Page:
Then Samuel arose and went up from Gilgal to Gibeah of Benjamin. And Saul numbered the people who were present with him, about six hundred men. Now Saul and his son Jonathan and the people who were present with them were staying in Geba of Benjamin while the Philistines camped at Michmash. And the raiders came from the camp of the Philistines in three companies: one company turned toward Ophrah, to the land of Shual, and another company turned toward Beth-horon, and another company turned toward the border which overlooks the valley of Zeboim toward the wilderness.

Now no blacksmith could be found in all the land of Israel, for the Philistines said, “Otherwise the Hebrews will make swords or spears.”

So all Israel went down to the Philistines, each to sharpen his plowshare, his mattock, his axe, and his hoe. The charge was two-thirds of a shekel for the plowshares, the mattocks, the forks, and the axes, and to fix the hoes.

So it came about on the day of battle that neither sword nor spear was found in the hands of any of the people who were with Saul and Jonathan, but they were found with Saul and his son Jonathan.

And the garrison of the Philistines went out to the pass of Michmash.

The labor of humankind (v. 1-4)

Saul was thirty years old when he began to reign, and he reigned forty two years over Israel.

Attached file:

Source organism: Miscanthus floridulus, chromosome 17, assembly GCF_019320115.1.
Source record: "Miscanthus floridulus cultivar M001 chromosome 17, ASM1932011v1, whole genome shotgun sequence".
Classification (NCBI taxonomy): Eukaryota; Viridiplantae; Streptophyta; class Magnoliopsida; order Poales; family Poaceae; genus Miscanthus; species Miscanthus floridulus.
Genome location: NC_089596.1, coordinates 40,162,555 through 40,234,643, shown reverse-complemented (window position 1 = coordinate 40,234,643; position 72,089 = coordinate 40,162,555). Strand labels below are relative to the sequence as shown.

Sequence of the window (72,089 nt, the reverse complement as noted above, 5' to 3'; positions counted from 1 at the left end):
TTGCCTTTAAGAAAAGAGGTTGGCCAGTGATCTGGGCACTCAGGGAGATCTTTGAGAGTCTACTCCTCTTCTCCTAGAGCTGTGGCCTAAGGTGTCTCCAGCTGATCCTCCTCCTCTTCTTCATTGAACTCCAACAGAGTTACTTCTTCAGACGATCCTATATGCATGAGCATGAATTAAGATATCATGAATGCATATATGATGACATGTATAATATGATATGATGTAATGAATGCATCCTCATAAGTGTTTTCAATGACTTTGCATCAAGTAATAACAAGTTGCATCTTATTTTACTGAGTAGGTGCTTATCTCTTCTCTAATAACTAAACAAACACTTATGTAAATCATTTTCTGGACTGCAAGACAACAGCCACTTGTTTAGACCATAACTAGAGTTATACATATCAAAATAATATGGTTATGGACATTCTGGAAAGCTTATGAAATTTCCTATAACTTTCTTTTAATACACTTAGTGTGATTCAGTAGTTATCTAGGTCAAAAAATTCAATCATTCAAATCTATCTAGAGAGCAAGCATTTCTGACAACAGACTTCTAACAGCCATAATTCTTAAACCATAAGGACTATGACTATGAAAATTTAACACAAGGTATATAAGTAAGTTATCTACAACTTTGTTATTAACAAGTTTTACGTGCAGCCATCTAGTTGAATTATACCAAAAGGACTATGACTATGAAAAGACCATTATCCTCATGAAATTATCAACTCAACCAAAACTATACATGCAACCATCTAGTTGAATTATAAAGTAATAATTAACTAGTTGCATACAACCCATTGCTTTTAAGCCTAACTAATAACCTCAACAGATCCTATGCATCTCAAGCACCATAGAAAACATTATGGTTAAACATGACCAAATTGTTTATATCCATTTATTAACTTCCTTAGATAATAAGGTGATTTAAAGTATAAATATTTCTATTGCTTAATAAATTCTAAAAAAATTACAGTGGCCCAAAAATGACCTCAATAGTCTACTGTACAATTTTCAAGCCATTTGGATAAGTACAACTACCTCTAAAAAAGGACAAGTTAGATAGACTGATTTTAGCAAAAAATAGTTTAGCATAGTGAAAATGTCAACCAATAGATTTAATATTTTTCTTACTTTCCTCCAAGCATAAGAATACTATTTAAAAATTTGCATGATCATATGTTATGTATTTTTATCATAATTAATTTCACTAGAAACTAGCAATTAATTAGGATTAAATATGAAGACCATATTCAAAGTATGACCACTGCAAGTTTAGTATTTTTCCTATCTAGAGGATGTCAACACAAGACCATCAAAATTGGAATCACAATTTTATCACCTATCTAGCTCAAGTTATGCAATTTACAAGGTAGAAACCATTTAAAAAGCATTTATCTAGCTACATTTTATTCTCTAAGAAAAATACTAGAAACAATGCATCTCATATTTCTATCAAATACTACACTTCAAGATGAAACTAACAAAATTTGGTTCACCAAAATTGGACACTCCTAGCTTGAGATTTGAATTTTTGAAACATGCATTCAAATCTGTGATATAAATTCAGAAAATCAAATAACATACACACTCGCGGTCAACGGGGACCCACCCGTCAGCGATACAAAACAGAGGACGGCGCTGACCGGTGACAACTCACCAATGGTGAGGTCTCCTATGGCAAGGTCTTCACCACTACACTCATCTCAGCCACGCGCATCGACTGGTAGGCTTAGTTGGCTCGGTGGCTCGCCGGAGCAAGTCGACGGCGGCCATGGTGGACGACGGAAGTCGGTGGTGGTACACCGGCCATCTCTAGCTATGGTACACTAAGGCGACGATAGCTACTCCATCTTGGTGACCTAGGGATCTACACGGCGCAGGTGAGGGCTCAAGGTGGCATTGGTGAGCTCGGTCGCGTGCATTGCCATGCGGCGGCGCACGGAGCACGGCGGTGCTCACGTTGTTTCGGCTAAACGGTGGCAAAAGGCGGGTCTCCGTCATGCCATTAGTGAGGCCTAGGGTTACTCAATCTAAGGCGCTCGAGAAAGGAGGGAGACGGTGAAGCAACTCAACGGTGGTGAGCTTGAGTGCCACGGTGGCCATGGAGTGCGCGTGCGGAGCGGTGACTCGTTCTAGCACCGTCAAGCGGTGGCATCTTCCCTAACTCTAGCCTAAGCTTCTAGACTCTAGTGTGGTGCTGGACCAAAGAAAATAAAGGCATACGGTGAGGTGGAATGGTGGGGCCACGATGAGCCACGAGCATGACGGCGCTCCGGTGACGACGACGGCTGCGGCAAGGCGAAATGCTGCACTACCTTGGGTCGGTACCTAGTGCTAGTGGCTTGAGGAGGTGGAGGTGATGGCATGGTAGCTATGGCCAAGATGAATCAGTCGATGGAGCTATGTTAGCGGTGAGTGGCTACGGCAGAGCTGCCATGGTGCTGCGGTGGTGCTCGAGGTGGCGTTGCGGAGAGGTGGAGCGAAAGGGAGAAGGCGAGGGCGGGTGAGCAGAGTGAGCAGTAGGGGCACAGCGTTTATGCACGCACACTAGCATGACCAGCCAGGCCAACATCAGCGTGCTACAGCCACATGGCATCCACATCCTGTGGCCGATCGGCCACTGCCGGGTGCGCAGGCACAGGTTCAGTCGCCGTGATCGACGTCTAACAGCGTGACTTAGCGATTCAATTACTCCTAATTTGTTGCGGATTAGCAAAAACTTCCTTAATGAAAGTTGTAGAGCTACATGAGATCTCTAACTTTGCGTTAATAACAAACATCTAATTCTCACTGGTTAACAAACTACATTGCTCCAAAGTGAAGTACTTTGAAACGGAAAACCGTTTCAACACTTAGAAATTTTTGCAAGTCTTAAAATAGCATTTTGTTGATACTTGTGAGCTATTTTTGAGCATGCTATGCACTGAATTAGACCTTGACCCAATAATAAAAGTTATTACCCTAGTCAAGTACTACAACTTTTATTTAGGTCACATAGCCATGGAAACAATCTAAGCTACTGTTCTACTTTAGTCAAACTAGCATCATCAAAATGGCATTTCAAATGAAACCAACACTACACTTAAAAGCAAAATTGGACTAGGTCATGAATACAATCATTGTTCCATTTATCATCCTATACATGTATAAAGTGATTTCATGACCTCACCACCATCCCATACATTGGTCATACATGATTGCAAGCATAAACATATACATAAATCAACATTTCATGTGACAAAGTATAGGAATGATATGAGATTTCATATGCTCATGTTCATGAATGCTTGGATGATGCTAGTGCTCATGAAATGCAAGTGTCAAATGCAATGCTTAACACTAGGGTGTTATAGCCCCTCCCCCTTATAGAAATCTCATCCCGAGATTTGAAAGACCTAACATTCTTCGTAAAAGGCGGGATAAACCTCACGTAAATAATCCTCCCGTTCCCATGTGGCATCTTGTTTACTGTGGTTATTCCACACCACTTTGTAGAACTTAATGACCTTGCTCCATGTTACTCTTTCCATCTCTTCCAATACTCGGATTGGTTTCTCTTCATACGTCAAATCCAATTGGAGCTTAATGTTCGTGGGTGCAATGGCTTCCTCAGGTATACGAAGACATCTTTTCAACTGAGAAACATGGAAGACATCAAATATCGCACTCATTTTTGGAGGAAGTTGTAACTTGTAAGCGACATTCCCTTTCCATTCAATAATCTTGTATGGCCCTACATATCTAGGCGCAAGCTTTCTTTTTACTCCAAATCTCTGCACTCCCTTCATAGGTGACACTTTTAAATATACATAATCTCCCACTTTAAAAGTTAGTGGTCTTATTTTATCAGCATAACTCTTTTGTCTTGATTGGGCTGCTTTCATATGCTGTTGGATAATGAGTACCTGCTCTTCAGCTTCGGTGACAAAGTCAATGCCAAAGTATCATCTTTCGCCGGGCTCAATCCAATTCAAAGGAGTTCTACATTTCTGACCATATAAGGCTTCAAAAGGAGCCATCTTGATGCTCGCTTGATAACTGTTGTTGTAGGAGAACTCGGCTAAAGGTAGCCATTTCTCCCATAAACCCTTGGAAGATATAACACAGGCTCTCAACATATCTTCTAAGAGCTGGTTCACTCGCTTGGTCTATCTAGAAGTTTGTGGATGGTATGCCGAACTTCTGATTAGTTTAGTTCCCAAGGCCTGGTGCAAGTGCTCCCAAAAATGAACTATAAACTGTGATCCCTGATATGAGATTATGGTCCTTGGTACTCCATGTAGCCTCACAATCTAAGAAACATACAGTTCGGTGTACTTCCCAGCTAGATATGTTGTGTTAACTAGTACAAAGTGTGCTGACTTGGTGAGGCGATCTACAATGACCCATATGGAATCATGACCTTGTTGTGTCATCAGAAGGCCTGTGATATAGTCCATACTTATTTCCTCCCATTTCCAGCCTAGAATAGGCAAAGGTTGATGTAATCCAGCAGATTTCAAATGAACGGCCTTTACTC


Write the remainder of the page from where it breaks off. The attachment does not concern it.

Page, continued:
Before we think about this verse together, we need to be aware of a translation difference. Translations like the King James translate this verse, “Saul reigned one year; and when he had reigned two years over Israel…” The English Standard Version omits the numbers altogether. The differences are stark. The reason for this difference is that the numbers in the Hebrew are absent and translators are having to fill in the blancs. The Septuagint is unhelpful in this case because it omits verse 1 altogether. While the translators of the King James have assumed that the numbers are implied and used in the way that they have translated them to be used, the translators of other English versions looked to see how the Biblical authors translated this text. We receive our answer in Acts 13:21, where Luke states that Saul served as king for about 40 years before David was raised up. It is almost certain that Saul reigned 42 years. Furthermore, Saul must have been a young adult by our standards because he was still living with his father but able to, himself, lead a military expedition. So, it is likely that Saul was a young adult when he began to reign, and this fits the timeframe given by the rest of the narrative. So, translators use a Biblical hermeneutic and healthy textual criticism to fill in the blanks. This translation makes particular sense in light of the fact that Saul has now borne a son who has come of age and is, himself, leading a company of soldiers. One to two years does not allow time for this. Furthermore, the translators of the King James had to change the language in order to get these numbers to fit, otherwise their plain translation would read, “Saul was one year old when he began to reign, and he reigned two years over Israel.” So, there seems to be some manipulation like we see in other parts of the King James Version in order to force a certain translation. This is the most prominent reason one should not use the King James as the primary text for study or for preaching. Though other versions will insert different numbers, here, for various reasons, virtually every common and non-heretical version other than the King James translates this verse well.